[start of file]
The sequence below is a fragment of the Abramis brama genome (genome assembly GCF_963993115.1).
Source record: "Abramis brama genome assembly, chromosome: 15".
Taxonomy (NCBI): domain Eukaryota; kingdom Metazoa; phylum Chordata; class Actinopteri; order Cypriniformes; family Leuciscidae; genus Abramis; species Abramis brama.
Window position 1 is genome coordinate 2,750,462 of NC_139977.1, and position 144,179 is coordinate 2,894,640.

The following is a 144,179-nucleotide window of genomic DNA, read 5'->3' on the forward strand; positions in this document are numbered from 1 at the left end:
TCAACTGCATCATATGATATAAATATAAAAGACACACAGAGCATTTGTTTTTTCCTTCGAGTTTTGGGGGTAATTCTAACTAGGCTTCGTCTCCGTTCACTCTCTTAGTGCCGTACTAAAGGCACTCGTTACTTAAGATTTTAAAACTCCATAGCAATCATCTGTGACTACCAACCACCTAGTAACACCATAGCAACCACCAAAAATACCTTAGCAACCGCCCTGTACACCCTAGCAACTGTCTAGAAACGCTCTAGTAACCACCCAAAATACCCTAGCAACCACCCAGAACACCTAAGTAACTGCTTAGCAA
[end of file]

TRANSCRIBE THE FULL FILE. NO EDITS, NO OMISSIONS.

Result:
The sequence below is a fragment of the Abramis brama genome (genome assembly GCF_963993115.1).
Source record: "Abramis brama genome assembly, chromosome: 15".
Taxonomy (NCBI): domain Eukaryota; kingdom Metazoa; phylum Chordata; class Actinopteri; order Cypriniformes; family Leuciscidae; genus Abramis; species Abramis brama.
Window position 1 is genome coordinate 2,750,462 of NC_139977.1, and position 144,179 is coordinate 2,894,640.

The following is a 144,179-nucleotide window of genomic DNA, read 5'->3' on the forward strand; positions in this document are numbered from 1 at the left end:
TCAACTGCATCATATGATATAAATATAAAAGACACACAGAGCATTTGTTTTTTCCTTCGAGTTTTGGGGGTAATTCTAACTAGGCTTCGTCTCCGTTCACTCTCTTAGTGCCGTACTAAAGGCACTCGTTACTTAAGATTTTAAAACTCCATAGCAATCATCTGTGACTACCAACCACCTAGTAACACCATAGCAACCACCAAAAATACCTTAGCAACCGCCCTGTACACCCTAGCAACTGTCTAGAAACGCTCTAGTAACCACCCAAAATACCCTAGCAACCACCCAGAACACCTAAGTAACTGCTTAGCAA